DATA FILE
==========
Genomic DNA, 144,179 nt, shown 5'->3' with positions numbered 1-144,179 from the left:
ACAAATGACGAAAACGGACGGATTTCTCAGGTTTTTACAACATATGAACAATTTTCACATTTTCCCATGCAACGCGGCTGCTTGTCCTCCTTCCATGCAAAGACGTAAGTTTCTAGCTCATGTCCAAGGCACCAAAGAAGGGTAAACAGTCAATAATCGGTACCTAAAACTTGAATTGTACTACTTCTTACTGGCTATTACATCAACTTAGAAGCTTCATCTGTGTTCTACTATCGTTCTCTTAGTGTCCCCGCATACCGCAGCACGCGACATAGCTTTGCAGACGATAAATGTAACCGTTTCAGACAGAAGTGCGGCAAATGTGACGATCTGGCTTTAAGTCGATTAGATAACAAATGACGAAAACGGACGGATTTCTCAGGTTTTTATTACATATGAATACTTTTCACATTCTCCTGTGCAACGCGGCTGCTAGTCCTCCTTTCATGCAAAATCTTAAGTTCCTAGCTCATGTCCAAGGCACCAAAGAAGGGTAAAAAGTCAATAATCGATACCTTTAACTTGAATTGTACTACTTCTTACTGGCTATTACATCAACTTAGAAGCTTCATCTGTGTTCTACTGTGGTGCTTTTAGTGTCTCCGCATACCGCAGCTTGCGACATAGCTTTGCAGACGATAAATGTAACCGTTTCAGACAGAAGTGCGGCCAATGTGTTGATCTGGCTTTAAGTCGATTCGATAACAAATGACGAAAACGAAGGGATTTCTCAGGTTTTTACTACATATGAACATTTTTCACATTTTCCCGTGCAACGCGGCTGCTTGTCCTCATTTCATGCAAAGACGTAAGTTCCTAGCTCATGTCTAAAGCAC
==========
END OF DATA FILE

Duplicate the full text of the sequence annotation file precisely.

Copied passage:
Genomic DNA, 144,179 nt, shown 5'->3' with positions numbered 1-144,179 from the left:
ACAAATGACGAAAACGGACGGATTTCTCAGGTTTTTACAACATATGAACAATTTTCACATTTTCCCATGCAACGCGGCTGCTTGTCCTCCTTCCATGCAAAGACGTAAGTTTCTAGCTCATGTCCAAGGCACCAAAGAAGGGTAAACAGTCAATAATCGGTACCTAAAACTTGAATTGTACTACTTCTTACTGGCTATTACATCAACTTAGAAGCTTCATCTGTGTTCTACTATCGTTCTCTTAGTGTCCCCGCATACCGCAGCACGCGACATAGCTTTGCAGACGATAAATGTAACCGTTTCAGACAGAAGTGCGGCAAATGTGACGATCTGGCTTTAAGTCGATTAGATAACAAATGACGAAAACGGACGGATTTCTCAGGTTTTTATTACATATGAATACTTTTCACATTCTCCTGTGCAACGCGGCTGCTAGTCCTCCTTTCATGCAAAATCTTAAGTTCCTAGCTCATGTCCAAGGCACCAAAGAAGGGTAAAAAGTCAATAATCGATACCTTTAACTTGAATTGTACTACTTCTTACTGGCTATTACATCAACTTAGAAGCTTCATCTGTGTTCTACTGTGGTGCTTTTAGTGTCTCCGCATACCGCAGCTTGCGACATAGCTTTGCAGACGATAAATGTAACCGTTTCAGACAGAAGTGCGGCCAATGTGTTGATCTGGCTTTAAGTCGATTCGATAACAAATGACGAAAACGAAGGGATTTCTCAGGTTTTTACTACATATGAACATTTTTCACATTTTCCCGTGCAACGCGGCTGCTTGTCCTCATTTCATGCAAAGACGTAAGTTCCTAGCTCATGTCTAAAGCAC